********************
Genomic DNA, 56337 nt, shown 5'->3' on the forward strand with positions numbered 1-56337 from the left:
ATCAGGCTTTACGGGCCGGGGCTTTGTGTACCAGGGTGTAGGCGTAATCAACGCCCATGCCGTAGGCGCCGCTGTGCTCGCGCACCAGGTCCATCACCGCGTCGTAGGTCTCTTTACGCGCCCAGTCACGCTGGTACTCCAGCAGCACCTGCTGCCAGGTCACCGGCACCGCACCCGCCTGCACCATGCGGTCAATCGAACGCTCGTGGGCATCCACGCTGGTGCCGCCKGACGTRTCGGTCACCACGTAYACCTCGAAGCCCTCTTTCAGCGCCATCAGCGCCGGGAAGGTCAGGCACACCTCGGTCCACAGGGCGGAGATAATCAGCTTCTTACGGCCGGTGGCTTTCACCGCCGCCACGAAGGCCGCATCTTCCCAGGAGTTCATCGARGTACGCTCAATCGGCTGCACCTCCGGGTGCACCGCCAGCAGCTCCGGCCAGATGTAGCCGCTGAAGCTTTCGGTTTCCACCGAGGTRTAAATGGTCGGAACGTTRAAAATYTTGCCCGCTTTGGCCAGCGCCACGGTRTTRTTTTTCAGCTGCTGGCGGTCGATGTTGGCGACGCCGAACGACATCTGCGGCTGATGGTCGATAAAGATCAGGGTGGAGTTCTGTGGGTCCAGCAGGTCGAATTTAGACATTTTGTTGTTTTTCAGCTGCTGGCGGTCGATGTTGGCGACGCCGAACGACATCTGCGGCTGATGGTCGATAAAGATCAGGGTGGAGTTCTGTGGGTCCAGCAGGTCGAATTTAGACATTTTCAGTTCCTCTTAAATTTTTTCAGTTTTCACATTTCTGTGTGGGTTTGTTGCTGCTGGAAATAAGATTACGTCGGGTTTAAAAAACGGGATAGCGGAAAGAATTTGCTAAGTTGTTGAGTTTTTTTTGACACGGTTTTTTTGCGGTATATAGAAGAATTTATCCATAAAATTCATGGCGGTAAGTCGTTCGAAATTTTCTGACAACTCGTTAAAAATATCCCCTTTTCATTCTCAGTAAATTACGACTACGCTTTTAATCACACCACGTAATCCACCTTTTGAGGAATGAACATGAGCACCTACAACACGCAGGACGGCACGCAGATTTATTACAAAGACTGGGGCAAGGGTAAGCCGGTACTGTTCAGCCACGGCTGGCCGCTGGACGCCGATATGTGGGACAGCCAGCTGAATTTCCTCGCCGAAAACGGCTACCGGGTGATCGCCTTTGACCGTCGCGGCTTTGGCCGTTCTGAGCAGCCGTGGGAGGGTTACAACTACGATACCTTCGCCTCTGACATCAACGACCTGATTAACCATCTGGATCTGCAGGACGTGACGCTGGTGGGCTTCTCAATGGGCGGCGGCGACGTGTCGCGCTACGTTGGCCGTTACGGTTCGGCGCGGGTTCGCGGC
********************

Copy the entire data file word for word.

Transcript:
Genomic DNA, 56337 nt, shown 5'->3' on the forward strand with positions numbered 1-56337 from the left:
ATCAGGCTTTACGGGCCGGGGCTTTGTGTACCAGGGTGTAGGCGTAATCAACGCCCATGCCGTAGGCGCCGCTGTGCTCGCGCACCAGGTCCATCACCGCGTCGTAGGTCTCTTTACGCGCCCAGTCACGCTGGTACTCCAGCAGCACCTGCTGCCAGGTCACCGGCACCGCACCCGCCTGCACCATGCGGTCAATCGAACGCTCGTGGGCATCCACGCTGGTGCCGCCKGACGTRTCGGTCACCACGTAYACCTCGAAGCCCTCTTTCAGCGCCATCAGCGCCGGGAAGGTCAGGCACACCTCGGTCCACAGGGCGGAGATAATCAGCTTCTTACGGCCGGTGGCTTTCACCGCCGCCACGAAGGCCGCATCTTCCCAGGAGTTCATCGARGTACGCTCAATCGGCTGCACCTCCGGGTGCACCGCCAGCAGCTCCGGCCAGATGTAGCCGCTGAAGCTTTCGGTTTCCACCGAGGTRTAAATGGTCGGAACGTTRAAAATYTTGCCCGCTTTGGCCAGCGCCACGGTRTTRTTTTTCAGCTGCTGGCGGTCGATGTTGGCGACGCCGAACGACATCTGCGGCTGATGGTCGATAAAGATCAGGGTGGAGTTCTGTGGGTCCAGCAGGTCGAATTTAGACATTTTGTTGTTTTTCAGCTGCTGGCGGTCGATGTTGGCGACGCCGAACGACATCTGCGGCTGATGGTCGATAAAGATCAGGGTGGAGTTCTGTGGGTCCAGCAGGTCGAATTTAGACATTTTCAGTTCCTCTTAAATTTTTTCAGTTTTCACATTTCTGTGTGGGTTTGTTGCTGCTGGAAATAAGATTACGTCGGGTTTAAAAAACGGGATAGCGGAAAGAATTTGCTAAGTTGTTGAGTTTTTTTTGACACGGTTTTTTTGCGGTATATAGAAGAATTTATCCATAAAATTCATGGCGGTAAGTCGTTCGAAATTTTCTGACAACTCGTTAAAAATATCCCCTTTTCATTCTCAGTAAATTACGACTACGCTTTTAATCACACCACGTAATCCACCTTTTGAGGAATGAACATGAGCACCTACAACACGCAGGACGGCACGCAGATTTATTACAAAGACTGGGGCAAGGGTAAGCCGGTACTGTTCAGCCACGGCTGGCCGCTGGACGCCGATATGTGGGACAGCCAGCTGAATTTCCTCGCCGAAAACGGCTACCGGGTGATCGCCTTTGACCGTCGCGGCTTTGGCCGTTCTGAGCAGCCGTGGGAGGGTTACAACTACGATACCTTCGCCTCTGACATCAACGACCTGATTAACCATCTGGATCTGCAGGACGTGACGCTGGTGGGCTTCTCAATGGGCGGCGGCGACGTGTCGCGCTACGTTGGCCGTTACGGTTCGGCGCGGGTTCGCGGC